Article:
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Day Six - Akureyri

The drive from Mżvatn to Akureyri is fairly short, however, there are a few nice places to stop along the way. One of the great things about driving in Iceland is the simplicity of the signs, particularly the marking of attractions and picnic or rest areas. Items of interest are marked using a distinct symbol for culture and tourist attractions. Often I would follow one, not knowing what it was I'd be seeing, other times the name of the attraction was also listed.

Culture and Attractions Symbol
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Scenic Picnic Site Symbol
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Picnic or Rest Site
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Just short of Akureyri, heading west, is another major waterfall, Gošafoss. In the year 999 Christianity was made the official religion of Iceland by lawmaker Žorgeirr Ljósvetningagoši. After his conversion, he threw his statues of the Norse gods into the waterfall. It was thereafter known as "Goðafoss," which translates to "Waterfall of the Gods."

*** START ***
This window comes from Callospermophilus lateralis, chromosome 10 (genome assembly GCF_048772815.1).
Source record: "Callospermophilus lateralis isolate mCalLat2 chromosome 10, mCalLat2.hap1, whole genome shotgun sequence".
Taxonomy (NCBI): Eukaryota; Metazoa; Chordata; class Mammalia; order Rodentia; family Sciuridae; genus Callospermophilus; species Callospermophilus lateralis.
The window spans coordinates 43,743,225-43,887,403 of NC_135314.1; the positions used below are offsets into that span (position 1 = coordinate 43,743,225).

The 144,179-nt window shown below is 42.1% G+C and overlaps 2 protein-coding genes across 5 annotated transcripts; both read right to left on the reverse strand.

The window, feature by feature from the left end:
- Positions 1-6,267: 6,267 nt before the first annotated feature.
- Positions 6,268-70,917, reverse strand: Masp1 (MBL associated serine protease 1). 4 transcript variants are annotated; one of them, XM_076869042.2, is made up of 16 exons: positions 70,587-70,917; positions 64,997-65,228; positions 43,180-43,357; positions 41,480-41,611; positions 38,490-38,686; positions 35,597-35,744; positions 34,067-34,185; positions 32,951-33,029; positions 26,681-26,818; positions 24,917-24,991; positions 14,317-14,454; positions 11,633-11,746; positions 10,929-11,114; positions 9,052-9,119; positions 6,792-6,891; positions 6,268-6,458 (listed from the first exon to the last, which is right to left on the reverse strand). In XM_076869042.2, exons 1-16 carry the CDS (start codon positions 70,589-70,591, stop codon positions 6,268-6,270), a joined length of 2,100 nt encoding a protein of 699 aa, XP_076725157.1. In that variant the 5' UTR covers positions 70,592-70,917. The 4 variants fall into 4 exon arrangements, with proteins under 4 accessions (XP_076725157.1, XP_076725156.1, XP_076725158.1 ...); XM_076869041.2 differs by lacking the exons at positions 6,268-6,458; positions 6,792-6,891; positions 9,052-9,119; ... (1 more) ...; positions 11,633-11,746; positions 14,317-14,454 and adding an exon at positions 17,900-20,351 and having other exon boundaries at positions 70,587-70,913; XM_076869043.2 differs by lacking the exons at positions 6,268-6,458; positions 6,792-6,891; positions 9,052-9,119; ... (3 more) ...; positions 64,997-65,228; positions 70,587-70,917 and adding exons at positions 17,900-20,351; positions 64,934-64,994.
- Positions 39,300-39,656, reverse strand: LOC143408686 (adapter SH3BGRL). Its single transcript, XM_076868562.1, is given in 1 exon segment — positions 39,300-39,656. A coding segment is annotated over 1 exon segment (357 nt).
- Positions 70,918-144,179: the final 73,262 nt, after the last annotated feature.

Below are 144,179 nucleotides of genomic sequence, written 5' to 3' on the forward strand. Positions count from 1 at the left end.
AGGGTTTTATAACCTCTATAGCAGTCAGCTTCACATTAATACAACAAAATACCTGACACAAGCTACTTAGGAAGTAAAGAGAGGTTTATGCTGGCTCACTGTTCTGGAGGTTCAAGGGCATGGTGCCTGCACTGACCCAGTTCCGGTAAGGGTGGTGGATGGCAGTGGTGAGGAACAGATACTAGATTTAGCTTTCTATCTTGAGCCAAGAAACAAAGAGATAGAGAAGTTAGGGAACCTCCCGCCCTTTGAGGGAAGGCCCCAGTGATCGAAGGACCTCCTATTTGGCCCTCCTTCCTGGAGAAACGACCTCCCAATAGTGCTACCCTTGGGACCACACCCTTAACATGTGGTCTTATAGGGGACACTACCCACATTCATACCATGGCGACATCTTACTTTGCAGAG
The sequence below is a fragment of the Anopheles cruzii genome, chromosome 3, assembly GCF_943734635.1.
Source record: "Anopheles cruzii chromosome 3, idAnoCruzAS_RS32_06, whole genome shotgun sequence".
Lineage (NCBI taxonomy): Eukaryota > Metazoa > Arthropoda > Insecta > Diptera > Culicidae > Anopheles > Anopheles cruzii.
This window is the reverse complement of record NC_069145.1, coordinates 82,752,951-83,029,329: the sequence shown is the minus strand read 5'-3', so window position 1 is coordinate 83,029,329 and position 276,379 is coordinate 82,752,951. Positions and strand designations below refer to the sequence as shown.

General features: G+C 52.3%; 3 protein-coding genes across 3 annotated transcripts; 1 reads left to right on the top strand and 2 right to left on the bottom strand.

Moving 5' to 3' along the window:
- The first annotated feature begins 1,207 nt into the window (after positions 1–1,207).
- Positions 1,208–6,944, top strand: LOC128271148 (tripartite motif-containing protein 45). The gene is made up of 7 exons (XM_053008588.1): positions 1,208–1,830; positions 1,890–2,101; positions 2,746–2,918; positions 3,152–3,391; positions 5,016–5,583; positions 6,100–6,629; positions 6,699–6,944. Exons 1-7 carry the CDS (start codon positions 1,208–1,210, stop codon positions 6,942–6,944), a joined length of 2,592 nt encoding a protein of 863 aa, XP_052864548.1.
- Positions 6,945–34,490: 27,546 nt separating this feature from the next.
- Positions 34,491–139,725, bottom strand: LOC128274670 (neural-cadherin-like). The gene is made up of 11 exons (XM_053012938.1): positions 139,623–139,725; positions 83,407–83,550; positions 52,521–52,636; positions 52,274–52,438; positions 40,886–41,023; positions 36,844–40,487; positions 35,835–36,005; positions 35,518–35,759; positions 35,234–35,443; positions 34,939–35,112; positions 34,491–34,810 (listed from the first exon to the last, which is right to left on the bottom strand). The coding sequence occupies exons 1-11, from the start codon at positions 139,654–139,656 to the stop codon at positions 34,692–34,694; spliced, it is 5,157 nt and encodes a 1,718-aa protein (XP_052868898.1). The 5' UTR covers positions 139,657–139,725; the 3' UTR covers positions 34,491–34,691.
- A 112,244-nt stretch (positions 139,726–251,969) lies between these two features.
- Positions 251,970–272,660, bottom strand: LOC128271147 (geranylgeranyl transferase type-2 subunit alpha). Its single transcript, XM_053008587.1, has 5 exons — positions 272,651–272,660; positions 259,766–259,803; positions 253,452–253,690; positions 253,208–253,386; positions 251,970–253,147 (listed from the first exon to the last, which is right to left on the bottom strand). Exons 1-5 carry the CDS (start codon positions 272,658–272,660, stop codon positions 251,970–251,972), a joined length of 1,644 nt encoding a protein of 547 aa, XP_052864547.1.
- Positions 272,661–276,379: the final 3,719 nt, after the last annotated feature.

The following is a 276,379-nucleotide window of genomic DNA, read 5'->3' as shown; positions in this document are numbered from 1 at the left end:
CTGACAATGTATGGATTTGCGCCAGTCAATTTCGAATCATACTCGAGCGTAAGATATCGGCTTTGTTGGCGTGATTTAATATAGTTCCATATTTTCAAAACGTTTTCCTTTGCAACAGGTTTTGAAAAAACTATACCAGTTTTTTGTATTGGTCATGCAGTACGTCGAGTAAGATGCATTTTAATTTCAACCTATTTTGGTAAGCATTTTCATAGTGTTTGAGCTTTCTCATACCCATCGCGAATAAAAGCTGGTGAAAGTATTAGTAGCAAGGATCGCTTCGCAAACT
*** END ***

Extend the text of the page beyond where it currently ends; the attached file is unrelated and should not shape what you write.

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Downtown Akureyri
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Black Death

Akureyri is known as the "Capital of the North." Although very small (less than 18,000 population) by standard measures, it has everything you'd expect to find in a city, including museums, shops, cafes, bars, clubs, libraries and so on.

I checked into Hotel Harpa, which was conveniently located just off the main road, Route 82, which leads to Akureyri from Route 1. I discovered a laundry facility where I dropped off some clothes and sought out some dinner and a brew at a place called Bautinn. After the pace of the first six days, I was welcoming a quieter evening in Akureyri. I visited some pubs, sampled a drink named "Brennivin," which is known locally as "Black Death," for fairly good reason, and walked the streets and harbor, before calling it a night.

Day Seven

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